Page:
Introduction: E-cigarettes are the most commonly used tobacco product among US youth, with an estimated 3 million youth users. Health effects associated with e-cigarette use are not well understood but may include heart and lung effects. Despite the prevalence of use and potential health effects, factors related to e-cigarette use among youth are not yet established. Past predictive models for traditional cigarette use among youth included variables such as age, sex, self-esteem, use of other tobacco products, living with a smoker, friends’ tobacco use, appeal of ads and flavors, and knowledge of health effects related to use, but it is unknown if such predictive models apply to e-cigarette use.
Specific Aims: This study aimed to 1) evaluate the relationship between established predictive factors related to cigarette use with e-cigarette use in our population and 2) model these factors to determine which are associated with e-cigarette use in the presence of others.
Methods: A survey of tobacco use and perceptions was conducted with youth in the Appalachian regions of three states (N=936). Logistic regression was used to examine the combined relationship between multiple factors related to traditional cigarette use and the odds of e-cigarette use.
Results: Eighty-seven participants (9.3%) reported current e-cigarette use. Use of other tobacco products (AOR range 1.9-2.1), friends’ e-cigarette use (AOR 3.9), appeal of e-cigarette flavors (AOR 4.7) and ads (AOR 1.8), and beliefs that e-cigarettes do not cause health problems (AOR 1.3) were all significantly related to increased odds of current e-cigarette use. Factors previously associated with traditional cigarette use such as age, sex, self-esteem, and living with tobacco users were not significantly associated with e-cigarette use in this model.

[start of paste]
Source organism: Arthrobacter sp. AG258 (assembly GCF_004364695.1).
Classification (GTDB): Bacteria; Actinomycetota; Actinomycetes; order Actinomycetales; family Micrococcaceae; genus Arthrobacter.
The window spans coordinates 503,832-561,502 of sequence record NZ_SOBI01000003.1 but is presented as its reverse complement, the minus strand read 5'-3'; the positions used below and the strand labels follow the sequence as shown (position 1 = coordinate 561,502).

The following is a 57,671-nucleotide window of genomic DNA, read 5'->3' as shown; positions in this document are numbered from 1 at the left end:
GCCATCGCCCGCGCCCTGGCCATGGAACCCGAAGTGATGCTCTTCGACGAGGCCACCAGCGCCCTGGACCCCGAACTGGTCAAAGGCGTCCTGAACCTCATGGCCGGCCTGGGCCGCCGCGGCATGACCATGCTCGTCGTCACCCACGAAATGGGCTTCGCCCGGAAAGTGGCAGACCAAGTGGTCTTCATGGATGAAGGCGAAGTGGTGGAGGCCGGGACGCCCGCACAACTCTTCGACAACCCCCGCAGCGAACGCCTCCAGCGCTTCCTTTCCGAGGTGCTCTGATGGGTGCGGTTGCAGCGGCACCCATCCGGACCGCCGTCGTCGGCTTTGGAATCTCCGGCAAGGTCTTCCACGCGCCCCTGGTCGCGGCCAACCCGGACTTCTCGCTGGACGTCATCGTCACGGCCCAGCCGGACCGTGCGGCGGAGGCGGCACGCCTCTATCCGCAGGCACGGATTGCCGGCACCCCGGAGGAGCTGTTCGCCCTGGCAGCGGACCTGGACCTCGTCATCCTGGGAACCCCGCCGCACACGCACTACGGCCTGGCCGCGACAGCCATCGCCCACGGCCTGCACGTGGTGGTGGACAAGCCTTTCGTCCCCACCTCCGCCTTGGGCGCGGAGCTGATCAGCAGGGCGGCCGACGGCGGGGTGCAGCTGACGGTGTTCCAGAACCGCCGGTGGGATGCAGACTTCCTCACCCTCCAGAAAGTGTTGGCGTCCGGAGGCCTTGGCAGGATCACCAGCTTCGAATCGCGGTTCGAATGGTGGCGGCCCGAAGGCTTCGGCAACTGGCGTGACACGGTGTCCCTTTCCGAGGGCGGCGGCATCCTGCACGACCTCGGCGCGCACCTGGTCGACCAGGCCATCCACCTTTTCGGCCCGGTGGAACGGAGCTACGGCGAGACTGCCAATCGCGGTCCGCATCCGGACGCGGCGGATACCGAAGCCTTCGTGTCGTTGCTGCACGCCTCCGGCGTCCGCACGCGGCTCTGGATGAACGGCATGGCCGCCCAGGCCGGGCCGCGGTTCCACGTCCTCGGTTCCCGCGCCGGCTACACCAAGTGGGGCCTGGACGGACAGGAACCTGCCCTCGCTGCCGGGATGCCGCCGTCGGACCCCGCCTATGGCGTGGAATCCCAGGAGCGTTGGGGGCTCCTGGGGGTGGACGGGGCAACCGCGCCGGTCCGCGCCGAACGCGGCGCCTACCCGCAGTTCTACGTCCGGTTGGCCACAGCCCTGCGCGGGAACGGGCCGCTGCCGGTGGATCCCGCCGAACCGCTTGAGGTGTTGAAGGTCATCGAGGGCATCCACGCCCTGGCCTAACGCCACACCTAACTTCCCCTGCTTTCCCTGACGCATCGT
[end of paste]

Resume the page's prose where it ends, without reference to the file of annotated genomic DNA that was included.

Conclusions: Similarities exist between variables used in predictive models for cigarette use and those associated with e-cigarette use in this sample; however, some of the cigarette demographic predictors were not associated with e-cigarette use. Additional research concerning factors associated with e-cigarette use, especially among at-risk populations such as youth, is needed in order to build a model to predict those vulnerable for e-cigarette use.